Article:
Delco Alternator conversion for a Spitfire
(a job now completed)
(this page last edited Wednesday, January 22, 2014)
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Photos below are of the original Lucas alternator in place. It has given me no problems that I know of. Perhaps we'll find I had some once the Delco alternator is installed! I'm hoping my turn signals will blink faster as described below by Michael!
Note that the fan belt is not in place. These photos were taken while replacing the belt I had used for 15+ years which was always very loose and which I always suspected of slipping. I took the belt to Pep Boys and using the self-service size gadget, bought a belt that allowed the proper tension when the alternator was almost at the furthest adjustment. This is important for access to the #1 spark plug. I didn't test this yet. Keep your fingers crossed!
Note that this 1974 Spitfire is fitted with a 1968 1300+cc (modified) Mk3 engine to which is mounted the alternator from the 1974 1500cc engine I took out. (Actually, I must have replaced the alternator at some point as it has openings for 2 separate connectors. I had modified the wiring and connected only 2 of the 3 wires in my harness to the Lucas unit. I must have a Lucas in my family tree!)
I am using a Delco alternator from my 1979 Camaro Z-28 as a guide for this conversion.
Well, I finally got the job done today,
The mounting bracket, a cast iron piece, was drilled out to fit a 3/8” bolt as was used on the Delco. The swivel hole is that dimension. I bought a 4.5” bolt for that application. It’s a tad too long, so I bought 3 lock washers and 2 flat washers and a locknut to finish it off. Inserting the bolt from the distributor side with a flat washer and the 3 lock washers on the head-end, it goes thru the cast iron bracket, front engine plate, swivel flange on the Delco, another flat washer and then the locknut. Perfect! About one thread protruding from the locknut.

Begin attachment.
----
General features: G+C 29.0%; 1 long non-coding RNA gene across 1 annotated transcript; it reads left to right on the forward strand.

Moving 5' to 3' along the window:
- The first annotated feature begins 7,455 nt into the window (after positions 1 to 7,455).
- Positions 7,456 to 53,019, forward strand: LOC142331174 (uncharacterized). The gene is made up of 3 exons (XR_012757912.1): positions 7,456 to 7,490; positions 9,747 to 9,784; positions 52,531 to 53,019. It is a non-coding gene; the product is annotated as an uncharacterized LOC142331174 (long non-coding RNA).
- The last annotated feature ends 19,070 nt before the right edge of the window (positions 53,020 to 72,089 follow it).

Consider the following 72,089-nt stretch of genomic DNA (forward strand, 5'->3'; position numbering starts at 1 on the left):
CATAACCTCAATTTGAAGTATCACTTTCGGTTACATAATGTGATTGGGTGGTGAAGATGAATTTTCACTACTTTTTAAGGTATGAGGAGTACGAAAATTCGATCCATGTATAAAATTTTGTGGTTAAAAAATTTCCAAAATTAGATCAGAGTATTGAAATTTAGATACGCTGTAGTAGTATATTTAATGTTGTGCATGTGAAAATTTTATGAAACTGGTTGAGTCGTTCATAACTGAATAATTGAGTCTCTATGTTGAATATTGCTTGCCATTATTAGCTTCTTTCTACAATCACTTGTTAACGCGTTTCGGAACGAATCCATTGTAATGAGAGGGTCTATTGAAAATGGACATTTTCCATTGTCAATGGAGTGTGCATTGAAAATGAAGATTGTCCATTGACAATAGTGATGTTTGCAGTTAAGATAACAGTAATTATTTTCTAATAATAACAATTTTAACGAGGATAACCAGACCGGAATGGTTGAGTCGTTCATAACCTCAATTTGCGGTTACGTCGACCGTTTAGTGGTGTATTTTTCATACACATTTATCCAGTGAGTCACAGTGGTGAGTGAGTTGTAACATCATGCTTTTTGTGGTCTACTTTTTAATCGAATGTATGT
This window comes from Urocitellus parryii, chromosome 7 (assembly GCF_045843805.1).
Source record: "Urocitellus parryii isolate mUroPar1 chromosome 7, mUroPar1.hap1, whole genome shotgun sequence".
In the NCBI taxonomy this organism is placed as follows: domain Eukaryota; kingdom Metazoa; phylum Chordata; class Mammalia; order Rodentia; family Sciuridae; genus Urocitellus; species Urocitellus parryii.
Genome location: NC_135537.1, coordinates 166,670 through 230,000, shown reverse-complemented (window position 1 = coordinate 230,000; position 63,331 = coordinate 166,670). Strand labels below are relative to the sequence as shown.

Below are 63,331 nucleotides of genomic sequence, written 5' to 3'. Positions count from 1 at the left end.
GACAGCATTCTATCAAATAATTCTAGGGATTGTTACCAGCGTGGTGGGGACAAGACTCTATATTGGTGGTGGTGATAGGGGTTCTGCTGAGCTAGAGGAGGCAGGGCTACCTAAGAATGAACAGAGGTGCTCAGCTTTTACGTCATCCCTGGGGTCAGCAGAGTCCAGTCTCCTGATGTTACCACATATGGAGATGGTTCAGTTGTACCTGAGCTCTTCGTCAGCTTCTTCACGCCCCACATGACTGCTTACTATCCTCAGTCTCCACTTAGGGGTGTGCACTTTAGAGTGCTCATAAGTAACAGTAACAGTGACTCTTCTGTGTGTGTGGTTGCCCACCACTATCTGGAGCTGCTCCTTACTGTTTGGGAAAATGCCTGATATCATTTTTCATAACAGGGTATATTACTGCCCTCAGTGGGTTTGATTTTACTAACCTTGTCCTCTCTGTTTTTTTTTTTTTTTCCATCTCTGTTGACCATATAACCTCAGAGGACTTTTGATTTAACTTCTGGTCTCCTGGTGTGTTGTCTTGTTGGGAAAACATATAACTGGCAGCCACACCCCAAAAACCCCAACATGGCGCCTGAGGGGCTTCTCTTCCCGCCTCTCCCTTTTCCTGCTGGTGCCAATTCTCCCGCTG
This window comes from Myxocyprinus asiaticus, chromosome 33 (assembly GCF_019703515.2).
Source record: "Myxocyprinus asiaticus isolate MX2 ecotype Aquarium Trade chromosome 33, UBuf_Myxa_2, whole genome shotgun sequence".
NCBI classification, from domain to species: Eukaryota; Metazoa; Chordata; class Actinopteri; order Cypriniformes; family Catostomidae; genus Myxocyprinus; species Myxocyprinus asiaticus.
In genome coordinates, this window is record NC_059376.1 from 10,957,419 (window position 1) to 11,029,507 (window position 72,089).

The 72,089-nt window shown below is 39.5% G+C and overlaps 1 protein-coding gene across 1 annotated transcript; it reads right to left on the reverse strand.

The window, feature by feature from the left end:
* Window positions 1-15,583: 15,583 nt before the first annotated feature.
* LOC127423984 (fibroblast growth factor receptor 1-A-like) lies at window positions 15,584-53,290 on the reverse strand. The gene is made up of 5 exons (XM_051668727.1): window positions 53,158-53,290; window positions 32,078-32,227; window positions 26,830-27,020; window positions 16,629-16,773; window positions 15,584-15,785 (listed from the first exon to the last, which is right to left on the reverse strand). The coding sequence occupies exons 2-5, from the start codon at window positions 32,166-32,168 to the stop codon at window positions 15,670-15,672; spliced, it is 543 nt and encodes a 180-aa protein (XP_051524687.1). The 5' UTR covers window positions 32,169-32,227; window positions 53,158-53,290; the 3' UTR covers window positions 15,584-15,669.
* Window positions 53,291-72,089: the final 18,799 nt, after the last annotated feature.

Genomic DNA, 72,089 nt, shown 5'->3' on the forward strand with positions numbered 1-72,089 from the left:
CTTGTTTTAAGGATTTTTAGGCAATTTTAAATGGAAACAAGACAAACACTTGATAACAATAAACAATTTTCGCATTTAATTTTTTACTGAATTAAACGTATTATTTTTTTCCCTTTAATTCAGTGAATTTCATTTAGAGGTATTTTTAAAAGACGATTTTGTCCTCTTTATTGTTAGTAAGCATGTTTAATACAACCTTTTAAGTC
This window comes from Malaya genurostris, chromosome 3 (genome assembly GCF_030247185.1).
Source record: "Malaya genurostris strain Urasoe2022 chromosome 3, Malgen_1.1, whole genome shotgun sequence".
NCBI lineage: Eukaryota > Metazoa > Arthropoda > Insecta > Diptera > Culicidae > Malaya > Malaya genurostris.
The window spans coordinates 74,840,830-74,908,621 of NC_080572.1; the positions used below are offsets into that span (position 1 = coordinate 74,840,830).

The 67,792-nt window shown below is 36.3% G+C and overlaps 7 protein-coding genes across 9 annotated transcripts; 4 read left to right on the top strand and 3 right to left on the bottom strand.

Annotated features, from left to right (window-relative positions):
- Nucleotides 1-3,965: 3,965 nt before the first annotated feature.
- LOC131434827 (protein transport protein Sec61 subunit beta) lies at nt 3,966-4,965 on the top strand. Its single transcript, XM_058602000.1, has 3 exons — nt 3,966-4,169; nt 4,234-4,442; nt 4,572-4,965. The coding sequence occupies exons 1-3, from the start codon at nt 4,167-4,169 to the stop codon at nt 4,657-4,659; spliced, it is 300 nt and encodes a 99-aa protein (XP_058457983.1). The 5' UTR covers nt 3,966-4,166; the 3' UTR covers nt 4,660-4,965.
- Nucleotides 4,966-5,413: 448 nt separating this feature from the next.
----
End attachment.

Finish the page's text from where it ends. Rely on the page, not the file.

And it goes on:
I didn’t grind anything off the alternator and used an alternator adjusting piece (flat with a slot for adjustment) I picked up in the junkyard. I shimmed it off the water pump housing about a half inch with some thick round washers (what they really are is another story). The fan belt lines up perfectly without any adjustments fore or aft. I used an appropriately (1/2”) longer bolt to attach these items to the water pump. Neverseize the threads!
I was lucky to have just the right fan belt so now I have perfect access to the #1 spark plug.
I connected the wires per #8 and #9 below.
Just for kicks in the process, I didn’t attach the little brown wire, as I hadn’t used this on the Lucas alternator. I started the car and monitored the voltage at around 12. I connected the little brown wire and the idle immediately went down a bit, the engine seemed to be working somewhat and the voltage went to 14.4 demonstrating that maybe Lucas wasn’t the real problem here. I tried the turn signals and headlights. The turn signals have suddenly come to life and the headlights don’t look like daytime running lights anymore! Big DUH! Voltage stable at 14.4 all the while. My old Spitfire had a voltage gauge, perhaps I should install one in this car also!
I then took a 50 mile ride to charge up the battery (I’m sure I’ve run it down somewhat, not adequately getting any charge). It seems to run smoother and have more power (and maybe even corner somewhat better)! Another DUH!
My favorite toy is getting better with age!
Next project is to install the newly rebuilt calipers, pads and flexible hoses.
Anyway, I’m glad I finally got to this and will post pictures soon!
Cast iron bracket (which I drilled larger) shown to rear (right) of front engine plate below the alternator.
Tight fit getting to #1 spark plug.
now for the Delco pictures…
The “patina” of the engine has recently changed, what you see here is now gone! 20+ years of rust preventative are now killing mosquitoes in the wetlands! See the section (soon to be added) on installation of the oil line to the cylinder head.
Delco unit installed. Easy access to the #1 sparking plug.
Delco unit in place.
Bottom support bolt with 3 lock/spring washers and a flat washer on bolt-head end, a locknut on the other end with a flat washer also.
Spacers on water pump bolt to hold alternator bracket. A new bolt ˝” longer is used. Never-seize on the threads, of course!
email from the Spitfire email list detailing the Delco alternator installation that I am used as a guide: